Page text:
Cash payments have long been a hot topic of discussion among small business owners and sole traders, with all manner of myth, rumour, and debate surrounding the benefits and, of course, the legalities, of taking them. Yet despite some believing they can’t be accepted without a bit of the old nudge-nudge, wink-wink going on, cash-in-hand payments have always been perfectly legal providing they’re properly declared.
However, all that could soon change if Philip Hammond gets his way.
Last week, the Chancellor revealed his Spring Statement, an update on the state of the country’s coffers and the plans in place to improve the economy. Whilst the majority of the UK’s media were abuzz over Hammond’s ideas around taxing single-use plastics and possibly getting rid of 1p and 2p coins, there was one detail in the spring statement that caused small business owners to sit up and take note.
Large cash in hand payments could be banned to help the government pull in an estimated £3.5 billion a year that it believes it’s missing out on due to people flaunting the system.
Under current laws, it’s perfectly acceptable for any tradesman to accept a cash in hand payment, but it must be dealt with in the same way as payments accepted into a bank account or via any other method. In other words, that payment is taxable according to the person’s current individual tax rate. Providing the tax is paid, the tradesman isn’t limited to how much payment he can receive.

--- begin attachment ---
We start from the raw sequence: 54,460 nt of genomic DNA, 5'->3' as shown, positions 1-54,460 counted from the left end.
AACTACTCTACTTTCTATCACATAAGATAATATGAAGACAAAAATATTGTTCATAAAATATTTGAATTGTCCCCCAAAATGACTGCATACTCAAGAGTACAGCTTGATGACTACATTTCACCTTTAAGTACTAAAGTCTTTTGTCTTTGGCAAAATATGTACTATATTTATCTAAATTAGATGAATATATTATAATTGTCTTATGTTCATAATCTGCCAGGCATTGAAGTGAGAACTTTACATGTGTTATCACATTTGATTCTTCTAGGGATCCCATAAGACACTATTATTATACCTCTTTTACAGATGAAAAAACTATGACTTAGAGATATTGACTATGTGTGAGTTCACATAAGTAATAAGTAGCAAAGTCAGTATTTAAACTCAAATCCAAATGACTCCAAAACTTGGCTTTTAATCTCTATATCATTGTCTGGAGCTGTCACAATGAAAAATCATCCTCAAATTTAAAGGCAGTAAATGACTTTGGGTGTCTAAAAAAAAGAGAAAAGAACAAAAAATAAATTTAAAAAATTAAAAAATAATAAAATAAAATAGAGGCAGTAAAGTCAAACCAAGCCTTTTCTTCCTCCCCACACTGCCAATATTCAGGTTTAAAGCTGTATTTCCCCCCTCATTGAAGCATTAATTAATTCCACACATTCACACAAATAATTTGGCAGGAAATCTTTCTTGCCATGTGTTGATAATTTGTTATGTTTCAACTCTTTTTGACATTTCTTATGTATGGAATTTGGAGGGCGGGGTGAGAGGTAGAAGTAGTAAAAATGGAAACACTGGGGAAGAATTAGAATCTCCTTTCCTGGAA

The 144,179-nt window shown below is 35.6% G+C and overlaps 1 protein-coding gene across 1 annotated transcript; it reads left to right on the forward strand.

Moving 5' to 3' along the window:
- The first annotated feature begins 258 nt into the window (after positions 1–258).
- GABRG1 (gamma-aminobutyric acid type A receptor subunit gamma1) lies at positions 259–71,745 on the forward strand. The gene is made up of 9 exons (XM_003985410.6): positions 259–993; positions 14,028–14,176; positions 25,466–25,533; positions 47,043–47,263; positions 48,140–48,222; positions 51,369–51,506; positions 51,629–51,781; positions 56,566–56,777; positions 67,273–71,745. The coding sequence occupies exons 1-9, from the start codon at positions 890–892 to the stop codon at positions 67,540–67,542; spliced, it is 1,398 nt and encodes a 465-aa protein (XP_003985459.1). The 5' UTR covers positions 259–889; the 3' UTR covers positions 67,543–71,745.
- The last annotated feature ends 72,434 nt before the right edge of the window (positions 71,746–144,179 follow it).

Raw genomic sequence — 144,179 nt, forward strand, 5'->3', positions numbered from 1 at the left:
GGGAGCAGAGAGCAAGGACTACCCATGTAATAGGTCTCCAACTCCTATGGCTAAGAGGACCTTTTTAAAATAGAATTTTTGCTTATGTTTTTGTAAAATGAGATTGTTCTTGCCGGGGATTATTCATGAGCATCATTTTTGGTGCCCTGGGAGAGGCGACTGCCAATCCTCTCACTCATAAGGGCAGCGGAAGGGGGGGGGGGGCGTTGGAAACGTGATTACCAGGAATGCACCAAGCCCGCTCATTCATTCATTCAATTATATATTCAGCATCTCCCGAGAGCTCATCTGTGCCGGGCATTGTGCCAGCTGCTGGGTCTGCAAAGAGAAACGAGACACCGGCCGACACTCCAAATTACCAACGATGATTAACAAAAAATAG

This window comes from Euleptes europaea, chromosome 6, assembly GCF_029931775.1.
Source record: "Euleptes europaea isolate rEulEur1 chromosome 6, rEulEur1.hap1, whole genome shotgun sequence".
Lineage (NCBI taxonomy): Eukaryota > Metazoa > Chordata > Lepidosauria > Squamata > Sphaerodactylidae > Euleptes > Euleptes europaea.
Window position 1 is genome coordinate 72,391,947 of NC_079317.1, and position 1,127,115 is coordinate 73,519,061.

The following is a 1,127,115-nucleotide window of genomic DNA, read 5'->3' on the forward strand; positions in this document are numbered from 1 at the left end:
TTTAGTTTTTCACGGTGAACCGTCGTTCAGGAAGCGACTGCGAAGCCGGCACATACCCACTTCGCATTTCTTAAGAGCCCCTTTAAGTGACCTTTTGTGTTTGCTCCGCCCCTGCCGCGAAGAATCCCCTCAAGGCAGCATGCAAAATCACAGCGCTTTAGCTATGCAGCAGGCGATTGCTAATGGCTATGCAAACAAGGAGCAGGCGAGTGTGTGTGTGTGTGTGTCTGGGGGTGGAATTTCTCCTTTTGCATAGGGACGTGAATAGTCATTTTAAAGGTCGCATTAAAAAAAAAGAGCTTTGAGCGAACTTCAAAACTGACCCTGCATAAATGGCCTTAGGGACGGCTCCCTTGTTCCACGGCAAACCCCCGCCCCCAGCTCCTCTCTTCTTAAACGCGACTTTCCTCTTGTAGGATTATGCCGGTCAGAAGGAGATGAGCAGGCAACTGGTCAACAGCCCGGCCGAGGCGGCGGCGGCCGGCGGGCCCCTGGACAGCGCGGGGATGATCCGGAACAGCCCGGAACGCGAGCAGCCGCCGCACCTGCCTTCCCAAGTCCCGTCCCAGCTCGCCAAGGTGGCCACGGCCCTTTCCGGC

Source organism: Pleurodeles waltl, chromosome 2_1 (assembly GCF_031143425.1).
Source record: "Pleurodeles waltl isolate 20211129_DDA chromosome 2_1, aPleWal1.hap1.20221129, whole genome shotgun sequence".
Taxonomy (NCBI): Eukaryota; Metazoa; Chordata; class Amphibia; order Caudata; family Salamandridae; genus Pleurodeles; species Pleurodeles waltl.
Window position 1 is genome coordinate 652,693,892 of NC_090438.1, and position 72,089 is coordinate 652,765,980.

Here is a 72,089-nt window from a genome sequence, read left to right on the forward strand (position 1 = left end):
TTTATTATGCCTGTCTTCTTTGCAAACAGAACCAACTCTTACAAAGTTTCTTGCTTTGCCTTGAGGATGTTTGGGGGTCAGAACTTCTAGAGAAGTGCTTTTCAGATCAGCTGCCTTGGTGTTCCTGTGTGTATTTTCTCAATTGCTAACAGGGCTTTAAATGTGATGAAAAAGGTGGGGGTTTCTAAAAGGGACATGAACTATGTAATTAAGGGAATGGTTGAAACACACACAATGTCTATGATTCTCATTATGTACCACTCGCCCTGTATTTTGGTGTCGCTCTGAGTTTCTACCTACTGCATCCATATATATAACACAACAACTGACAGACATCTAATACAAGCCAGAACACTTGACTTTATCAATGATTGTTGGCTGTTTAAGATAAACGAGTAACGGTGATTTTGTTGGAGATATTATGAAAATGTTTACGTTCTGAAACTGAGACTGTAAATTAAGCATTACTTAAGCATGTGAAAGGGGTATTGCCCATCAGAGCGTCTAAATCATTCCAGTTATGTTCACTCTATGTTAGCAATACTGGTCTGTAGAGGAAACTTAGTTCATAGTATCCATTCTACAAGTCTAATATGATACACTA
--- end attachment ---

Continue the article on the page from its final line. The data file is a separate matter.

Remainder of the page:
Naturally, a system that relies so much on honesty leaves itself open to being exploited, which is where problems arise. Stories about less-than-scrupulous tradesmen offering a cash discount so that they can sneak payment under the tax man’s radar are hardly uncommon, and it’s this exact problem that Chancellor Hammond hopes to put the kibosh on.
Ban on larger payments
Tradesmen dealing with relatively low sums of cash needn’t necessarily worry just yet.
Under current proposals (and at this stage, that’s all they are), the rules would change to similar laws imposed throughout Europe. In Belgium, for example, businesses are forbidden from receiving cash payments for more than 3,000 euros, whilst in places like France and Spain, the limits can be up to 14,000 euros.
Ministers suggest that implementing such a limit in the UK would prevent large-scale tax avoidance and stop criminals from using cash-heavy businesses as a front to move large amounts of cash undetected, whilst making it possible for legitimate businesses to still use a certain amount of cash for smaller jobs.
Keep the receipts
Limiting cash payments isn’t the only way that tradesmen are likely to be affected by proposals laid out in the spring statement. In another move designed to rake in otherwise unpaid tax, the Chancellor suggested that receipts could become mandatory, meaning tradesmen would have to keep a written record of every penny coming into their business.
Whilst this may be good news to the tax authorities’ ears, not everyone is in complete support of the proposals.
Speaking after the announcement of the spring statement, Chas Roy-Chowdhury of the ACCA, a leading governing body for the accountancy industry, told the press that the move could provide honest tradesmen and their customers with unnecessary burdens and complications.
“The Government should have no truck with tax avoiders,” he said, “But we must be cognizant that we don’t want to things to become unnecessarily bureaucratic – for instance having to issue receipts for everything.”
Is banning large cash-in-hand payments a good idea? How would such a move impact your business? We’d love to hear your take. Get in touch using the comments below, or get involved in the discussion on Facebook or Twitter.